For Russians Tired of ‘Swan Lake,’ a Contemporary Alternative

At least one of her picks has gone on to make his mark: Vladimir Varnava, the first winner, in 2013. Now 29, he is considered one of the most promising young choreographers in Russia. This year he created a ballet, “Yaroslavna. The Eclipse,” for the Mariinsky, set to a score by the Soviet composer Boris Tishchenko.

Mr. Varnava is an interesting case; a dancer and choreographer who comes from the very fringes of Russian culture. He grew up in Kurgan, a town in the Urals, on the border with Kazakhstan. “Imagine a town that was all about agriculture and had a factory that produced tanks for the army,” he said between festival rehearsals. “But then, after the war, there was less demand, and it was slowly decaying.” He started out at a small studio run by a young couple; the wife had some ballet training, the husband was a folk dancer. Their inspiration often came from television and music videos.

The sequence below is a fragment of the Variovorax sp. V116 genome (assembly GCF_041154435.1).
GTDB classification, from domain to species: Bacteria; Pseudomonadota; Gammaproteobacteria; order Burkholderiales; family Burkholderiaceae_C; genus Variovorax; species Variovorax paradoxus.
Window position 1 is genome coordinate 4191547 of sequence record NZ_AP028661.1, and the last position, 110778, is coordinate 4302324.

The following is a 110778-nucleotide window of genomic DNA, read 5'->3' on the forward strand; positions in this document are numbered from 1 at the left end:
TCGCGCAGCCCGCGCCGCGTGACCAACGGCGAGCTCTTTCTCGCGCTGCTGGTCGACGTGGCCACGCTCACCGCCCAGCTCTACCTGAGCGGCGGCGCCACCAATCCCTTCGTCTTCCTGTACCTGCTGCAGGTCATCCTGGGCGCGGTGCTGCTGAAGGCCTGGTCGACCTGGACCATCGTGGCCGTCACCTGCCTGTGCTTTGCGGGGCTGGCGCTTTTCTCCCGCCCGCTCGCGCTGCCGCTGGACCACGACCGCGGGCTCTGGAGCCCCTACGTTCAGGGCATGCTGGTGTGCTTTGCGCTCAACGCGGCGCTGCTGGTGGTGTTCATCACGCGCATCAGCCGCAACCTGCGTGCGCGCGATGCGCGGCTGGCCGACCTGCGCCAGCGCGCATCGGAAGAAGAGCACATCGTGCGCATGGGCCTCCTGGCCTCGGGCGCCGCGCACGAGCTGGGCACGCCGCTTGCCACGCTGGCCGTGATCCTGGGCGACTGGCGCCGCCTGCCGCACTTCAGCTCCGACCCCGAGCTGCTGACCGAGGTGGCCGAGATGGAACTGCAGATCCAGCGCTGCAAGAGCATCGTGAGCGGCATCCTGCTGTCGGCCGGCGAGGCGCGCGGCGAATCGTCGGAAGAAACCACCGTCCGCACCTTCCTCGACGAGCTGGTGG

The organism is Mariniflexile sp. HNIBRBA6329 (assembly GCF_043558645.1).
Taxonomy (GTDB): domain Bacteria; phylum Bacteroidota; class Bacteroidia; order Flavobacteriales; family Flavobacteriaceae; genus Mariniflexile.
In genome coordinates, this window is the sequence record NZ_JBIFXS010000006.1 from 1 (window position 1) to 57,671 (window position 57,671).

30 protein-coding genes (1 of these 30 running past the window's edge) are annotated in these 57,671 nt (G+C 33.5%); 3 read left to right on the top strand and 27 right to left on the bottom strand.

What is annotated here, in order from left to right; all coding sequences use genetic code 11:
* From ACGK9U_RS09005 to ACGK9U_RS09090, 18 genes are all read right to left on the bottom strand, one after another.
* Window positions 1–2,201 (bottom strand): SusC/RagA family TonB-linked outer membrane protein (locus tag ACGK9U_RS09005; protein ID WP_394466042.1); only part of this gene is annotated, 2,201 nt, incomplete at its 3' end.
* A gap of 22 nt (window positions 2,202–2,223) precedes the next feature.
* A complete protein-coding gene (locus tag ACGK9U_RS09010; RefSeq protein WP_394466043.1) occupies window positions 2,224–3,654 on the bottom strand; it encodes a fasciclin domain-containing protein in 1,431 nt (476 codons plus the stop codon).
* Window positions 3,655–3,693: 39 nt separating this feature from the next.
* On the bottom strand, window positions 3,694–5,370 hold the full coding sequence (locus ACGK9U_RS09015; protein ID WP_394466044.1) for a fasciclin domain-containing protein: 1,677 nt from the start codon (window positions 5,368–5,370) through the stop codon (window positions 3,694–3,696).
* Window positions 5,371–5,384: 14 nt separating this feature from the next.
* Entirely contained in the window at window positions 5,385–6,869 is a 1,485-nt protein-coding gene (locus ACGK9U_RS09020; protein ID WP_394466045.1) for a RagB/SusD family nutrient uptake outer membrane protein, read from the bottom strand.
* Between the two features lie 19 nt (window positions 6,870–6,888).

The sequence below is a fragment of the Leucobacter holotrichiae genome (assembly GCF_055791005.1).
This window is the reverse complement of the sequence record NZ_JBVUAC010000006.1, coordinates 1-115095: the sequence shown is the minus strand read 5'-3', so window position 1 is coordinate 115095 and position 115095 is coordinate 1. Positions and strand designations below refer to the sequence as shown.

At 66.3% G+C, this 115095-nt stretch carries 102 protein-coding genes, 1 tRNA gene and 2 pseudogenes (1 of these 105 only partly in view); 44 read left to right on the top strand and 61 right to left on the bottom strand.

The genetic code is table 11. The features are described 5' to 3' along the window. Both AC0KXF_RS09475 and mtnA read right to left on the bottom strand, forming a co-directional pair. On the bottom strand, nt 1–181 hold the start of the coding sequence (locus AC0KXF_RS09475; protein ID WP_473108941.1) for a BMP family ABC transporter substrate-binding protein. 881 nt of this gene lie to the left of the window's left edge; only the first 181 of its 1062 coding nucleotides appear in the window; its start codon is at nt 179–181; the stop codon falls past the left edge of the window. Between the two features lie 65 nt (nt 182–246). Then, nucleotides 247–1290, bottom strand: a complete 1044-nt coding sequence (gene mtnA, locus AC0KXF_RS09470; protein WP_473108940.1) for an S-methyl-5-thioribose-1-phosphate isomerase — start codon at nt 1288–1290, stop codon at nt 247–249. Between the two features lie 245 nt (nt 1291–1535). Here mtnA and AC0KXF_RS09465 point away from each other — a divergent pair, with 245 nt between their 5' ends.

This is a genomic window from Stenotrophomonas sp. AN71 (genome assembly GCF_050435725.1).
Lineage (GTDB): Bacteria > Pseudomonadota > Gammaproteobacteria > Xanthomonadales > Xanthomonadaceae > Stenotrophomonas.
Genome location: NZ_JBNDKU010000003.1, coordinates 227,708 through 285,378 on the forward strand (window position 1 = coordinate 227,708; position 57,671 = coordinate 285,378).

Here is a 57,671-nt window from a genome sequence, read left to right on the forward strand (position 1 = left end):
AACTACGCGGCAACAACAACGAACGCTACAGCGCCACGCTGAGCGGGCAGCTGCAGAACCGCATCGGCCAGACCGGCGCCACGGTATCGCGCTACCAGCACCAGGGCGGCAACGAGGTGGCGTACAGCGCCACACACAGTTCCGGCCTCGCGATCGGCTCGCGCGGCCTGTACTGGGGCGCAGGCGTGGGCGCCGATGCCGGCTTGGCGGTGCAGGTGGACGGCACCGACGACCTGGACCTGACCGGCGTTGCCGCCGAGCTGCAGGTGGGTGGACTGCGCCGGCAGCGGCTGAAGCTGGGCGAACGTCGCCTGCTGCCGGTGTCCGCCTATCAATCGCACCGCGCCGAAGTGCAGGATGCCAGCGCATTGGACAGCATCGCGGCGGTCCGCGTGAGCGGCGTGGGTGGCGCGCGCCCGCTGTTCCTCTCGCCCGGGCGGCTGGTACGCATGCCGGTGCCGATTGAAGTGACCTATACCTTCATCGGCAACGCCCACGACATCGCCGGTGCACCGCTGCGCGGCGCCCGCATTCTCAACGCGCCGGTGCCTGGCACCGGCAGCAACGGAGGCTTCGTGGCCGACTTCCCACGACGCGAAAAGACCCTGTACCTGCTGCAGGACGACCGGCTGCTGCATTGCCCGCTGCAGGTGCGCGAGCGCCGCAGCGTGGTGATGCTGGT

Members of Gauthier Dance in Marko Goecke’s “Nijinsky” at the Mossovet Theater in Moscow.

James Hill for The New York Times

“We were inspired by some Western tendencies, like Michael Jackson, or shows like ‘Riverdance,’” he said. “It was all patched together.” But there was no connection between what he was doing and the larger world of contemporary dance. It wasn’t until he saw a video of a production by the French choreographer Angelin Preljocaj on YouTube, he said, that he realized what he was missing. He went to Paris to study for a year.

Mr. Varnava’s work was featured as part of a triple bill of Stravinsky ballets — all by Russian choreographers — at the Stanislavsky and Nemirovich-Danchenko Theater, a house of moderate size. (All three works were performed by the Perm Ballet.) Mr. Varnava tackled the well-known ballet “Petrushka.” His staging was imaginative and musically…

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